Reducing the market impact of large shares of intermittent energy in Denmark

Henrik Jacobsen, Erika Zvingilaite

    Research output: Contribution to journalJournal articleResearchpeer-review


    The increasing prevalence of renewable and intermittent energy sources in the electricity system is creating new challenges for the interaction of the system. In Denmark, high renewable shares have been achieved without great difficulty, mainly due to the flexibility of the nearby Nordic hydro-power dominated system. Further increases in the share of renewable energy sources require that additional options are considered to facilitate integration with the lowest possible cost. With large shares of intermittent energy, the impact can be observed on wholesale prices, giving both lower prices and higher volatility. A lack of wind that causes high prices is rarely seen because long periods without wind are uncommon. Therefore we focus on the low price effects and the increased value of flexible demand options. On the supply side, there is an increase in the value of other flexible generation technologies and the attractiveness of additional interconnection capacity. This paper also analyses options for increasing the flexibility of heat generation involving large and decentralized CHP plants and heat generation based on electricity. The incentives that the market provides for shifting demand and using electricity for heat production are discussed based on the variability of prices observed from 2006 to 2008.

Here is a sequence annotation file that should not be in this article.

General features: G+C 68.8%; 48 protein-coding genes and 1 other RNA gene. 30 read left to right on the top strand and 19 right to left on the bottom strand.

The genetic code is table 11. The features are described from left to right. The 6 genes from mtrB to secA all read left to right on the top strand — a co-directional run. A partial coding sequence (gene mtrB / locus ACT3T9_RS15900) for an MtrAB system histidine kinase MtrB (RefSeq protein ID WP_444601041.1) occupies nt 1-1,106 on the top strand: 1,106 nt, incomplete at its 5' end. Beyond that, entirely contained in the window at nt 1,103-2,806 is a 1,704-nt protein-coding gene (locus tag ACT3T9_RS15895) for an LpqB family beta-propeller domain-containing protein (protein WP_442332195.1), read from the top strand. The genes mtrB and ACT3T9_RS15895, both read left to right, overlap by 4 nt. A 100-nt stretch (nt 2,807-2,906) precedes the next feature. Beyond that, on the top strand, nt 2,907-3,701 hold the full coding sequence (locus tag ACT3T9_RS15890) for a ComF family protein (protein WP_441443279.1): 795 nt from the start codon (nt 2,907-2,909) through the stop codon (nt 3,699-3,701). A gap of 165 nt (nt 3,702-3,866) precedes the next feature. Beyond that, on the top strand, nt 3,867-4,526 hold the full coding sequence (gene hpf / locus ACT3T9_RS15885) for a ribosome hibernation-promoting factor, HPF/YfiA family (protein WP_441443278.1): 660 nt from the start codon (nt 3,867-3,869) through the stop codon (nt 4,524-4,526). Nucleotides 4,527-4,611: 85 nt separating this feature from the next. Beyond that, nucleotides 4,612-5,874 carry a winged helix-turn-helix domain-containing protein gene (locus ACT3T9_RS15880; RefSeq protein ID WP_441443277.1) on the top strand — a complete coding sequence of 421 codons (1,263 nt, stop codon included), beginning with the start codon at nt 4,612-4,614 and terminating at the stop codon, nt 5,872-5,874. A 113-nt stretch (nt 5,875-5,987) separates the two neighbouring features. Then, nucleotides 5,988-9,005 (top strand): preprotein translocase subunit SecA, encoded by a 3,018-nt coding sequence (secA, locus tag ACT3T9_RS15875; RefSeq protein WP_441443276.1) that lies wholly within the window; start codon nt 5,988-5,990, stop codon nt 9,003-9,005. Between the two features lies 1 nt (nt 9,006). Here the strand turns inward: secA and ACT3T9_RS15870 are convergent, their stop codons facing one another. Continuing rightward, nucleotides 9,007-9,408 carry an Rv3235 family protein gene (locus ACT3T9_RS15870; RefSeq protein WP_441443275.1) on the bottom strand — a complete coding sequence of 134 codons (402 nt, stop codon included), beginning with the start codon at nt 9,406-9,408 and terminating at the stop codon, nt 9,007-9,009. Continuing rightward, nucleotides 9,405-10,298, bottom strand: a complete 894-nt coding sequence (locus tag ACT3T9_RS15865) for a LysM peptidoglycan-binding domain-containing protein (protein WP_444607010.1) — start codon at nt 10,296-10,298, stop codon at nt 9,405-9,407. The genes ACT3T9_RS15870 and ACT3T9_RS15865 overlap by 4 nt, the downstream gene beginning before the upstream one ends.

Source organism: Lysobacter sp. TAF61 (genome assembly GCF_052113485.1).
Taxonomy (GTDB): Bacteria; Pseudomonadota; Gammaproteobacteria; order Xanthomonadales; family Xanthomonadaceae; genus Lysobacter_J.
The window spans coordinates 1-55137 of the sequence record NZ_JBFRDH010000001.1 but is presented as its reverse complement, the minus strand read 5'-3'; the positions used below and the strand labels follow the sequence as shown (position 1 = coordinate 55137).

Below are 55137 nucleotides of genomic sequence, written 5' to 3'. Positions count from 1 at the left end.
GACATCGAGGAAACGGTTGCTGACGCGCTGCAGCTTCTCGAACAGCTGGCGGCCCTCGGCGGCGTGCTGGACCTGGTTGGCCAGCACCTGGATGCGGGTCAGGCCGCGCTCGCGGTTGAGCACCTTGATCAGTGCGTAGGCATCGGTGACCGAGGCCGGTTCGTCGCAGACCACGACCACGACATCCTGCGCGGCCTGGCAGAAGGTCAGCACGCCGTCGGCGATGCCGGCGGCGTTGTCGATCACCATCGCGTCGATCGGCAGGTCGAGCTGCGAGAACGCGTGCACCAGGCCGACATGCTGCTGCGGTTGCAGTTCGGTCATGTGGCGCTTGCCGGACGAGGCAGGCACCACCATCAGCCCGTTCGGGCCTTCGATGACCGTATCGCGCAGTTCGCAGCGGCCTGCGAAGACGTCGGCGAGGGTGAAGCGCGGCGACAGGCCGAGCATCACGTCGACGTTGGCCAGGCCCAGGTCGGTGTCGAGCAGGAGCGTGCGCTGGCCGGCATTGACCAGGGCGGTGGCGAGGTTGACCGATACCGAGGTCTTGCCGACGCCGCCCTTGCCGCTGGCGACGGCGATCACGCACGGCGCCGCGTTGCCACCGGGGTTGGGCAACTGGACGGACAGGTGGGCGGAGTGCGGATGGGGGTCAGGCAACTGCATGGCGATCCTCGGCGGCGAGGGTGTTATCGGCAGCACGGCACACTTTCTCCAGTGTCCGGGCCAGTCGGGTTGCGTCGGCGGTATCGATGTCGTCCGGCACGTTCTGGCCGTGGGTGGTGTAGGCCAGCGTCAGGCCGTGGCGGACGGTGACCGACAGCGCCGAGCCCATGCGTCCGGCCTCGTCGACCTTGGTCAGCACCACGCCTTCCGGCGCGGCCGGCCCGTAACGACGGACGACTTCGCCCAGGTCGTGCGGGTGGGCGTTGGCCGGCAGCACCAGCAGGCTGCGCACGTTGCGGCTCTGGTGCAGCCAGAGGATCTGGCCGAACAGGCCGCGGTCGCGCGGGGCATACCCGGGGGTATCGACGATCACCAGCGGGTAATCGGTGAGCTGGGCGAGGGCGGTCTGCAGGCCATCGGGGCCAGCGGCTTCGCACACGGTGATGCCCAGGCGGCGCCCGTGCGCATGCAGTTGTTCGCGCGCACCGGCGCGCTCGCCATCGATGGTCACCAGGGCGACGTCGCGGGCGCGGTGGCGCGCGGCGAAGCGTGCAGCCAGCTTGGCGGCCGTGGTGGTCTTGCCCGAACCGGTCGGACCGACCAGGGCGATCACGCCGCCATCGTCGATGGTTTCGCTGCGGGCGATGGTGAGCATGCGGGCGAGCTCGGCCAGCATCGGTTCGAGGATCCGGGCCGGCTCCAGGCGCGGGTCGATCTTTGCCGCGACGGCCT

Original languageEnglish
    JournalEnergy Policy
    Pages (from-to)3403-3413
    Publication statusPublished - 2010


    • Energy systems analysis
    • Systems analysis


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